If I am pneumatically conveying solids in slug flow, is there a method that works in a general case to determine the pressure drop or saltation velocity? By a general case method, I mean one that is like doing the Bernoulli balance, friction loss term and by extension Reynolds number, etc. for incompressible fluids.

It would be really neat/worthwhile in my mind to know at which point in a piece of piping that the solids would plug due to dipping below the saltation velocity.

Some suspicions of mine: Would the potential relationships involved change significantly for vertical or horizontal piping? Would dilute flow make this problem easier if you assume equal spacing of air between particle-to-particle? Surely you would not be able to consider the air and solids as separate pressure drops, right?


Unfortunately solids handling has a reputation for being more art than science because it is much harder to predict.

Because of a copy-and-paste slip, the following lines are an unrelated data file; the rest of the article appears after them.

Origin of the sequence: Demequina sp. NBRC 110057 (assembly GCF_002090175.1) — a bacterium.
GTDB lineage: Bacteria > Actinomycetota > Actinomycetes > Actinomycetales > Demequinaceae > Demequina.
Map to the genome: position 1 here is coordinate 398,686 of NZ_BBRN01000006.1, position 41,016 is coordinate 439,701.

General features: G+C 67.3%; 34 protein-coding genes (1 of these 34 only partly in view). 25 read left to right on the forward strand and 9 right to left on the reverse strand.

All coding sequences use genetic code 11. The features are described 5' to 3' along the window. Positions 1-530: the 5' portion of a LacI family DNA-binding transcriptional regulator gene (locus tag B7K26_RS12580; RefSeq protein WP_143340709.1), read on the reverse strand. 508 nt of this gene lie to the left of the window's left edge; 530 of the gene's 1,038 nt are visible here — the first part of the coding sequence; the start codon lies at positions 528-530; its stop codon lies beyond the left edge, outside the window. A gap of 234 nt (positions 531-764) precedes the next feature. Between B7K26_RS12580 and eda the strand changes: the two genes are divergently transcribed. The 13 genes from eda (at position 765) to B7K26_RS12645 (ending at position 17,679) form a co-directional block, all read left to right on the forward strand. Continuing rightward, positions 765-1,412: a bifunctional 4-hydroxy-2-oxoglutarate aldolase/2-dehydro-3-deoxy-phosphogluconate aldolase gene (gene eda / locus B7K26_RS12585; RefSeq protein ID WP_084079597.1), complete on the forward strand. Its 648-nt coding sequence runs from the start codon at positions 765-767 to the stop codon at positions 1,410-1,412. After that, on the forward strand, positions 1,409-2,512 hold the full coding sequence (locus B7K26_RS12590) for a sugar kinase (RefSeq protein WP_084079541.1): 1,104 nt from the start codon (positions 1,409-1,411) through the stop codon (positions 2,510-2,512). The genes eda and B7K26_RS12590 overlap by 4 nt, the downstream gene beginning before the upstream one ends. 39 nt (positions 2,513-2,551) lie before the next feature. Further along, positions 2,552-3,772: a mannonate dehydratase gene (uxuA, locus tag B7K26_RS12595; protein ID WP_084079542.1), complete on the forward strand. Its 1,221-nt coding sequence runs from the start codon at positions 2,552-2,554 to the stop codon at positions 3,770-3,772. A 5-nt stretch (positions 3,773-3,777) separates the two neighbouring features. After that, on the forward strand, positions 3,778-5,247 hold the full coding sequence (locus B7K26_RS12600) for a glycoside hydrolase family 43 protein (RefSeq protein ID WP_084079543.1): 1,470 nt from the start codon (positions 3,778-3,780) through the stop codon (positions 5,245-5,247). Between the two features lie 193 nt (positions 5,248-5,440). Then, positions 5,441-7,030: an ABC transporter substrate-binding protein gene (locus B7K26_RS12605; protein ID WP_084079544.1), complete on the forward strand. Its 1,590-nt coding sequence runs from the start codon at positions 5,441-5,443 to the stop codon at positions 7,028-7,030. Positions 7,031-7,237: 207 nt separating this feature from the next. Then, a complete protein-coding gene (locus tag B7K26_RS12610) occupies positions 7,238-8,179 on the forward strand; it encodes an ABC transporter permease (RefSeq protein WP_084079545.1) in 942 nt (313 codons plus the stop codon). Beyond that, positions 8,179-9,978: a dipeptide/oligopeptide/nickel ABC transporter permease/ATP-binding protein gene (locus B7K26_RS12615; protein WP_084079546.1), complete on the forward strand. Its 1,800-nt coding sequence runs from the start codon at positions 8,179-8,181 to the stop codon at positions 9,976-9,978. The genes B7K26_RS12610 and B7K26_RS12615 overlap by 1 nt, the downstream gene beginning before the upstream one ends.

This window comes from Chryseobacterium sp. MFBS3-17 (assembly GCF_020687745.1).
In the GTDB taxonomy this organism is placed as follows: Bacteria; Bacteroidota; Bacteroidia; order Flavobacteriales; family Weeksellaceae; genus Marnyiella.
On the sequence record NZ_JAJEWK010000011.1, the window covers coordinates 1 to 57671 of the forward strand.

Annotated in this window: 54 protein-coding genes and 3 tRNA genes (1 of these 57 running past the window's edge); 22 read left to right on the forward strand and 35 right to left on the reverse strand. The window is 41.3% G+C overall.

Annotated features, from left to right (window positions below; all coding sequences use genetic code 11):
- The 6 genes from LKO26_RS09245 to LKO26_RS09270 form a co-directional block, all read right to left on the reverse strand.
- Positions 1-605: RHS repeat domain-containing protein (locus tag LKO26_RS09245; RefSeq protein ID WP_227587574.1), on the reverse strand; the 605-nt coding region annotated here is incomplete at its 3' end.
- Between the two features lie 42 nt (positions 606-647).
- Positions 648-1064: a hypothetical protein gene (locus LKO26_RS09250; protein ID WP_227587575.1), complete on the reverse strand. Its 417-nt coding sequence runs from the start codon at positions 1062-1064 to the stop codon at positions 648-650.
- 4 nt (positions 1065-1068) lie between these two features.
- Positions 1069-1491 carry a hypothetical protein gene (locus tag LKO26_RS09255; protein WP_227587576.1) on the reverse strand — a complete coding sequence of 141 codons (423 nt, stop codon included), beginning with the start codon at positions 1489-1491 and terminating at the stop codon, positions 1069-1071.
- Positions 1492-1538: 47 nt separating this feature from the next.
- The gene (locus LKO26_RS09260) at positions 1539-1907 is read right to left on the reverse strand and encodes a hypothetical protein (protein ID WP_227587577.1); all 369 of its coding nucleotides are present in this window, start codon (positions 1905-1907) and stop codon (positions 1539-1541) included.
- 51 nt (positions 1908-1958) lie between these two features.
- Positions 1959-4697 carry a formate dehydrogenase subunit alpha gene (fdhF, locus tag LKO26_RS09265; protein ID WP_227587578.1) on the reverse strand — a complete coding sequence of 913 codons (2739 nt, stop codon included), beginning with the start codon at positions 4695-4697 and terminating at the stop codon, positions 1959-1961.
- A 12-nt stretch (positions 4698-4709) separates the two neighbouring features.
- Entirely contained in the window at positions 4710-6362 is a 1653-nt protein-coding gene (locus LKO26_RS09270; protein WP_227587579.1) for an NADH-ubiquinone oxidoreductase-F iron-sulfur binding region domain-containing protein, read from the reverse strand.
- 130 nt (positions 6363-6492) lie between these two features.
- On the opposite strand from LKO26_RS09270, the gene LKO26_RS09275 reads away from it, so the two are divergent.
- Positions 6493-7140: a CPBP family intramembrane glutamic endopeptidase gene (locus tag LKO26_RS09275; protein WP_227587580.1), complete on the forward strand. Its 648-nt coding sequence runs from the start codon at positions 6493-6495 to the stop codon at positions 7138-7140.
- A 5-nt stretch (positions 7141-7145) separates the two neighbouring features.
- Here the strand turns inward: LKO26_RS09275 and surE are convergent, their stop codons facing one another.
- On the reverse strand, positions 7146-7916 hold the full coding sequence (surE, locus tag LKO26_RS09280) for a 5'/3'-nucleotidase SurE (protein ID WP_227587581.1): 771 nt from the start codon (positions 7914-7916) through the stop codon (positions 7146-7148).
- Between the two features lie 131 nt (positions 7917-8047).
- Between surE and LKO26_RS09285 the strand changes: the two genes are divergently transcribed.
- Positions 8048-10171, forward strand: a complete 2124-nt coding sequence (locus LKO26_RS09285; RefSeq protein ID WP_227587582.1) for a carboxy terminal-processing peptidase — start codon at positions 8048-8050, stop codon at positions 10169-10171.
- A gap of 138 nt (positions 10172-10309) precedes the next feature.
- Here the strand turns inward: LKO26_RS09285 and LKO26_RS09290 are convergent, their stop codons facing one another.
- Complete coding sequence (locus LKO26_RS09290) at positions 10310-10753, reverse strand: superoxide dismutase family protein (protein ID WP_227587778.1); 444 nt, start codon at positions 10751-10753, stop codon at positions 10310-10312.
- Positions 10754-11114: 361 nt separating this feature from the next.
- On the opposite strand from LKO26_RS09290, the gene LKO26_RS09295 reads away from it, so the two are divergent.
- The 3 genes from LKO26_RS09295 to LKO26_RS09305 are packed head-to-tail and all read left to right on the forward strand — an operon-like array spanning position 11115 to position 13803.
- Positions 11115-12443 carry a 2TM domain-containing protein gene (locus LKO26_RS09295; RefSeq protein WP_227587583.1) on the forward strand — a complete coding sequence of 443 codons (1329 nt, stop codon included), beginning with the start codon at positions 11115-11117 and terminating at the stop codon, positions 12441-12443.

A reference book on this topic which is detailed and where you may find more information on predictive models is Pneumatic Conveying by Klinzing , Rizk, et al, although Im sure there are lots of other places to look.

I believe the amount of information required to develop an accurate model is more based on empirical testing or predictive models based on your materials properities. Solids vary so much more than fluids , with particle size distributions, surface area of particles, shape of partiles and other properties which are not required for fluid flow models.

Generically conveying can be broken into “typical velocities” for dense phase or dilute phase conveying, but for design you typically either need to base on an existing system, work with a partner to do empirical testind on your material, or design with a sufficient level of conservatism. Rules of Thumb for Chemical Engineers by Stephen Hall has a section on chapter on conveying that I believe is helpful. Chemical Engineering Progress also has some articlesnthat may be helpful and if you have an AIChE membership you can access for free.


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